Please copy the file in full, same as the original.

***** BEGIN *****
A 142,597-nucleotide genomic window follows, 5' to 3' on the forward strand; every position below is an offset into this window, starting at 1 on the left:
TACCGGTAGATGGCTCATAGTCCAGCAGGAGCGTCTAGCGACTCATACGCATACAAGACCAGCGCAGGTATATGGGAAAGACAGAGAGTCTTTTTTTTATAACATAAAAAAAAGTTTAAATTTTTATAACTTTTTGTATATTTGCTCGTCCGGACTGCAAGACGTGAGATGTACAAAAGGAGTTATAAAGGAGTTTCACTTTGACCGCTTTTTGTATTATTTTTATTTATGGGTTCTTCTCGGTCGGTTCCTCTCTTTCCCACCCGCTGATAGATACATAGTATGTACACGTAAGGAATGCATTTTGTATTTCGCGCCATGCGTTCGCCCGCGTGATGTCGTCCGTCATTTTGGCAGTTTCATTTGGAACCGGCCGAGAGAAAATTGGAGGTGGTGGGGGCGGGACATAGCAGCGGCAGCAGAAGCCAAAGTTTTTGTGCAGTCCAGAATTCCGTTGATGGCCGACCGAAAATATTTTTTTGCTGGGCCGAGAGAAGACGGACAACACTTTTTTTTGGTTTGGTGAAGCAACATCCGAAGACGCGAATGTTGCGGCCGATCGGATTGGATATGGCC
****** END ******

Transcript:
A 142,597-nucleotide genomic window follows, 5' to 3' on the forward strand; every position below is an offset into this window, starting at 1 on the left:
TACCGGTAGATGGCTCATAGTCCAGCAGGAGCGTCTAGCGACTCATACGCATACAAGACCAGCGCAGGTATATGGGAAAGACAGAGAGTCTTTTTTTTATAACATAAAAAAAAGTTTAAATTTTTATAACTTTTTGTATATTTGCTCGTCCGGACTGCAAGACGTGAGATGTACAAAAGGAGTTATAAAGGAGTTTCACTTTGACCGCTTTTTGTATTATTTTTATTTATGGGTTCTTCTCGGTCGGTTCCTCTCTTTCCCACCCGCTGATAGATACATAGTATGTACACGTAAGGAATGCATTTTGTATTTCGCGCCATGCGTTCGCCCGCGTGATGTCGTCCGTCATTTTGGCAGTTTCATTTGGAACCGGCCGAGAGAAAATTGGAGGTGGTGGGGGCGGGACATAGCAGCGGCAGCAGAAGCCAAAGTTTTTGTGCAGTCCAGAATTCCGTTGATGGCCGACCGAAAATATTTTTTTGCTGGGCCGAGAGAAGACGGACAACACTTTTTTTTGGTTTGGTGAAGCAACATCCGAAGACGCGAATGTTGCGGCCGATCGGATTGGATATGGCC